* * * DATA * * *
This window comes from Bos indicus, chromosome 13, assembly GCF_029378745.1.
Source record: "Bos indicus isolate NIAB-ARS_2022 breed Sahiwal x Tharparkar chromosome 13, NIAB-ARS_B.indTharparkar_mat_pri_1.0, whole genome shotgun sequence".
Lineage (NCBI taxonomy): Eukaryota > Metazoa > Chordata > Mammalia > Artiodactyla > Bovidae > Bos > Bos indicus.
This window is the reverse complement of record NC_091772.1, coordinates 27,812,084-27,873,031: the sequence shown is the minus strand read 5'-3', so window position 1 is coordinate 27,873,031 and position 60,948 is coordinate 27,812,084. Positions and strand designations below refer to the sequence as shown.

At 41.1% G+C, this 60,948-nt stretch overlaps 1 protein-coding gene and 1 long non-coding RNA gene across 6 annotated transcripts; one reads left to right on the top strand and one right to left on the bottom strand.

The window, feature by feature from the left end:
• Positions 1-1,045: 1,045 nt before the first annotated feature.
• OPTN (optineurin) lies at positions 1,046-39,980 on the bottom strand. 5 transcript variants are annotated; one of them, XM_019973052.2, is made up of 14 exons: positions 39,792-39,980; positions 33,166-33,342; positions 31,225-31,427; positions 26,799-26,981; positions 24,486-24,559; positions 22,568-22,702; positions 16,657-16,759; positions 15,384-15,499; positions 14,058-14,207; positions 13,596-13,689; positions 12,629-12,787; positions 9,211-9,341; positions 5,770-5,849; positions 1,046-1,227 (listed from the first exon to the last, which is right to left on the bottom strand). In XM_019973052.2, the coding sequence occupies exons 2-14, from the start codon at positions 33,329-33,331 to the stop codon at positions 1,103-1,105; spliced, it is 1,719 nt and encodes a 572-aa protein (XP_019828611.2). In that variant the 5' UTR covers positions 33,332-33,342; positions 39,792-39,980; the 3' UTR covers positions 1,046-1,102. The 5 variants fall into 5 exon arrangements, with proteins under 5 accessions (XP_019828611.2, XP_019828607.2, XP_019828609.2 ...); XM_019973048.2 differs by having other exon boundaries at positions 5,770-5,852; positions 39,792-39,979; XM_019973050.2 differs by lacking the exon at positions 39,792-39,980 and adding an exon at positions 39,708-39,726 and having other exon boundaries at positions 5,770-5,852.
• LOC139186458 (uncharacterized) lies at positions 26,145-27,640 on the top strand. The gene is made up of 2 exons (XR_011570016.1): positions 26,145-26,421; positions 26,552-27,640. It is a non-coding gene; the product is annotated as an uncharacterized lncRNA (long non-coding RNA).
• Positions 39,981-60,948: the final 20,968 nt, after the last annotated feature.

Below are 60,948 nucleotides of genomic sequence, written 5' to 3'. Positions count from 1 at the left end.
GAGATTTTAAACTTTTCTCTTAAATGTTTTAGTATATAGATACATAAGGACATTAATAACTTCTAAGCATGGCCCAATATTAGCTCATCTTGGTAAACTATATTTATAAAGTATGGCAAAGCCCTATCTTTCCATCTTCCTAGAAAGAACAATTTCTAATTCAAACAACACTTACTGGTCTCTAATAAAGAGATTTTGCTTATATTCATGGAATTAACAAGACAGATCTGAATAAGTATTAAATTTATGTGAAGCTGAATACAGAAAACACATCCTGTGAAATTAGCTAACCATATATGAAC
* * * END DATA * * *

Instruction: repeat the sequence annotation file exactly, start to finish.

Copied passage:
This window comes from Bos indicus, chromosome 13, assembly GCF_029378745.1.
Source record: "Bos indicus isolate NIAB-ARS_2022 breed Sahiwal x Tharparkar chromosome 13, NIAB-ARS_B.indTharparkar_mat_pri_1.0, whole genome shotgun sequence".
Lineage (NCBI taxonomy): Eukaryota > Metazoa > Chordata > Mammalia > Artiodactyla > Bovidae > Bos > Bos indicus.
This window is the reverse complement of record NC_091772.1, coordinates 27,812,084-27,873,031: the sequence shown is the minus strand read 5'-3', so window position 1 is coordinate 27,873,031 and position 60,948 is coordinate 27,812,084. Positions and strand designations below refer to the sequence as shown.

At 41.1% G+C, this 60,948-nt stretch overlaps 1 protein-coding gene and 1 long non-coding RNA gene across 6 annotated transcripts; one reads left to right on the top strand and one right to left on the bottom strand.

The window, feature by feature from the left end:
• Positions 1-1,045: 1,045 nt before the first annotated feature.
• OPTN (optineurin) lies at positions 1,046-39,980 on the bottom strand. 5 transcript variants are annotated; one of them, XM_019973052.2, is made up of 14 exons: positions 39,792-39,980; positions 33,166-33,342; positions 31,225-31,427; positions 26,799-26,981; positions 24,486-24,559; positions 22,568-22,702; positions 16,657-16,759; positions 15,384-15,499; positions 14,058-14,207; positions 13,596-13,689; positions 12,629-12,787; positions 9,211-9,341; positions 5,770-5,849; positions 1,046-1,227 (listed from the first exon to the last, which is right to left on the bottom strand). In XM_019973052.2, the coding sequence occupies exons 2-14, from the start codon at positions 33,329-33,331 to the stop codon at positions 1,103-1,105; spliced, it is 1,719 nt and encodes a 572-aa protein (XP_019828611.2). In that variant the 5' UTR covers positions 33,332-33,342; positions 39,792-39,980; the 3' UTR covers positions 1,046-1,102. The 5 variants fall into 5 exon arrangements, with proteins under 5 accessions (XP_019828611.2, XP_019828607.2, XP_019828609.2 ...); XM_019973048.2 differs by having other exon boundaries at positions 5,770-5,852; positions 39,792-39,979; XM_019973050.2 differs by lacking the exon at positions 39,792-39,980 and adding an exon at positions 39,708-39,726 and having other exon boundaries at positions 5,770-5,852.
• LOC139186458 (uncharacterized) lies at positions 26,145-27,640 on the top strand. The gene is made up of 2 exons (XR_011570016.1): positions 26,145-26,421; positions 26,552-27,640. It is a non-coding gene; the product is annotated as an uncharacterized lncRNA (long non-coding RNA).
• Positions 39,981-60,948: the final 20,968 nt, after the last annotated feature.

Below are 60,948 nucleotides of genomic sequence, written 5' to 3'. Positions count from 1 at the left end.
GAGATTTTAAACTTTTCTCTTAAATGTTTTAGTATATAGATACATAAGGACATTAATAACTTCTAAGCATGGCCCAATATTAGCTCATCTTGGTAAACTATATTTATAAAGTATGGCAAAGCCCTATCTTTCCATCTTCCTAGAAAGAACAATTTCTAATTCAAACAACACTTACTGGTCTCTAATAAAGAGATTTTGCTTATATTCATGGAATTAACAAGACAGATCTGAATAAGTATTAAATTTATGTGAAGCTGAATACAGAAAACACATCCTGTGAAATTAGCTAACCATATATGAAC